Thursday, February 7, 2008

Sometimes the Real World Intrudes

Less than 5 hours ago, sirens roared down my street. My husband and I were finishing dinner, my stepdaughters had already headed upstairs to do homework. We watched Ernie,our dog, leap up and run to the front door as he always does when he hears sirens. We didn't give it any more thought.

Then, my stepson called from work a few blocks away. "Somebody's running around with a gun!" My husband asked for clarification (he's a skeptic and my stepson has been known to exaggerate). "Well, that's what I heard," he said. My husband told him to be careful, hung up the phone and began to rinse the dishes. It was a normal night. Boring. We were almost to the end of what had seemed like a long week. It was about to get a hell of a lot longer.

We heard more sirens, so I checked on-line. The headlines were startling. "Shots Fired in Downtown Kirkwood." Uh oh. This is Mayberry. This is my home. We flipped on the TV. By now, you've probably heard the news. It's been on MSNBC, CNN, and all the other shows. It's the kind of story I used to hear about, shake my head, and think, when can we get rid of the guns. But, it always seemed so far away.

Not anymore.

This is my town. I know Mayor Swoboda (as I write this, he's in critical condition with a gunshot wound to the head.) He was at a 2000 election night party at my house, attending with a friend who is on the city council. I supported Connie Karr in her previous campaigns. I was going to vote for her for mayor in April. She died tonight. I had a yard sign for Mike Lynch when he first ran for city council a few years ago. He died too.

Two police officers died. I don't know their names yet, but I'm sure I've run into them, talked to them. Maybe when we had a fire in my driveway. Or at the farmer's market. Or maybe they stopped one of my sons for speeding. And gave a warning rather than a ticket. We're a town of friendly faces. Just last week, when we had 8 inches of snow, a stranger stopped and plowed out my driveway when he saw me outside with the snowshovel.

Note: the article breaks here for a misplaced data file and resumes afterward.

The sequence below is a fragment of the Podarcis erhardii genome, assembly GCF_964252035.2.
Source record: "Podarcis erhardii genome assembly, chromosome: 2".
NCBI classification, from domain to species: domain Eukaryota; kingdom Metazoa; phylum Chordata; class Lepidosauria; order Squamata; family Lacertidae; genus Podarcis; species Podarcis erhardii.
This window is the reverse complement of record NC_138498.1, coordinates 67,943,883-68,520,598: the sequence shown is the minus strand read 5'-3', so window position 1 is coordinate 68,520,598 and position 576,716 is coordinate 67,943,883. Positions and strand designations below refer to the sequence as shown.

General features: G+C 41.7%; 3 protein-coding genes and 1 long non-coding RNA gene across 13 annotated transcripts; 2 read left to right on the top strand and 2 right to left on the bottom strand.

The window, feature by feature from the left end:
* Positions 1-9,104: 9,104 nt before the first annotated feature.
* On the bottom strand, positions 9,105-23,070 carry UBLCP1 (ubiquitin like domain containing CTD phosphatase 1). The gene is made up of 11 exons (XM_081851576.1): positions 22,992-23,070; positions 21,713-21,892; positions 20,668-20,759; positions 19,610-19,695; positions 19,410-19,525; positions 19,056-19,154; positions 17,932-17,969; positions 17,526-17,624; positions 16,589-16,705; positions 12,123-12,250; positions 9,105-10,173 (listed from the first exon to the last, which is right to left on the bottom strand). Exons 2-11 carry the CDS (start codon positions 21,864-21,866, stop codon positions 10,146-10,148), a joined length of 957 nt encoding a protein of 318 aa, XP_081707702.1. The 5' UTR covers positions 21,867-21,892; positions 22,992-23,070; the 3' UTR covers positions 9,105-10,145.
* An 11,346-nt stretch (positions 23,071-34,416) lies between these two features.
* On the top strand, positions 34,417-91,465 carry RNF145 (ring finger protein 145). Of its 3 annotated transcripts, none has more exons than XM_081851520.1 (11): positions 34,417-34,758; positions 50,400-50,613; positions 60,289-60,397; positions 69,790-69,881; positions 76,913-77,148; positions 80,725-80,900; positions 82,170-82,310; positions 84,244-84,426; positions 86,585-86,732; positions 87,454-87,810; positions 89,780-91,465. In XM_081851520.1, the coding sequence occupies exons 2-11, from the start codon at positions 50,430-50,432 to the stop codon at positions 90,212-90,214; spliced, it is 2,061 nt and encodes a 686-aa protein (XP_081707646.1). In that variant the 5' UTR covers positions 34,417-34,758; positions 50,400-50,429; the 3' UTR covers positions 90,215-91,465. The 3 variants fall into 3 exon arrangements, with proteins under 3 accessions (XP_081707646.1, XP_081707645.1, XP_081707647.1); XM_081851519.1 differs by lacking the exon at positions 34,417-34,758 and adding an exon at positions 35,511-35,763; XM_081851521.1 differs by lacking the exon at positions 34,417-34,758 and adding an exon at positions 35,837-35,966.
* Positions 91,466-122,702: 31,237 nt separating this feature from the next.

And a grenade just landed in the heart of my home.

I was at City Hall on Tuesday to vote in the primary. 5 people died there tonight from gunshot wounds.

I really don't know what to say. If you're a person who prays, I'd ask you to lift up my town.

Hug your families and friends. Look around and relish getting another day. Laugh. Breathe.

And maybe think of ways we can reduce violence. And ask yourself if we really need such easy access to guns.

16 comments:

Therese said...

Judy, I saw this story in the morning news and thought of you immediately.

What a terrible thing.

A stark reminder, though, to live, as you say.

Totally agree about gun control.

kristen said...

Oh Judy, I am so sorry. What a terrible, terrible thing. I hadn't heard the news when I read this, but I went directly from your post to the NYT and my heart just sank.

I agree about the guns, the violence, the horrible scenes that are playing out in communities across the country.

My thoughts are with you and your town today.

The Writers' Group said...

I am so sorry for you and your townspeople. Utterly devastating. You're in my thoughts.

Amy

Judy Merrill Larsen said...

Therese, Kristen, and Amy, thanks so much for your thoughts. We're all pretty numb, but this morning the sun is shining, the sky's a clear, crisp blue, and in a little while I'll walk down to City Hall and whisper a little prayer.

Live well.

Melanie Lynne Hauser said...

Judy, you're in my thoughts today. I don't know why we feel as if this country is superior to anyone else, in any way - lately, with this, and those horrific shootings of 5 women in a Lane Bryant here in Chicagoland over the weekend, I don't feel safe at all going about my business.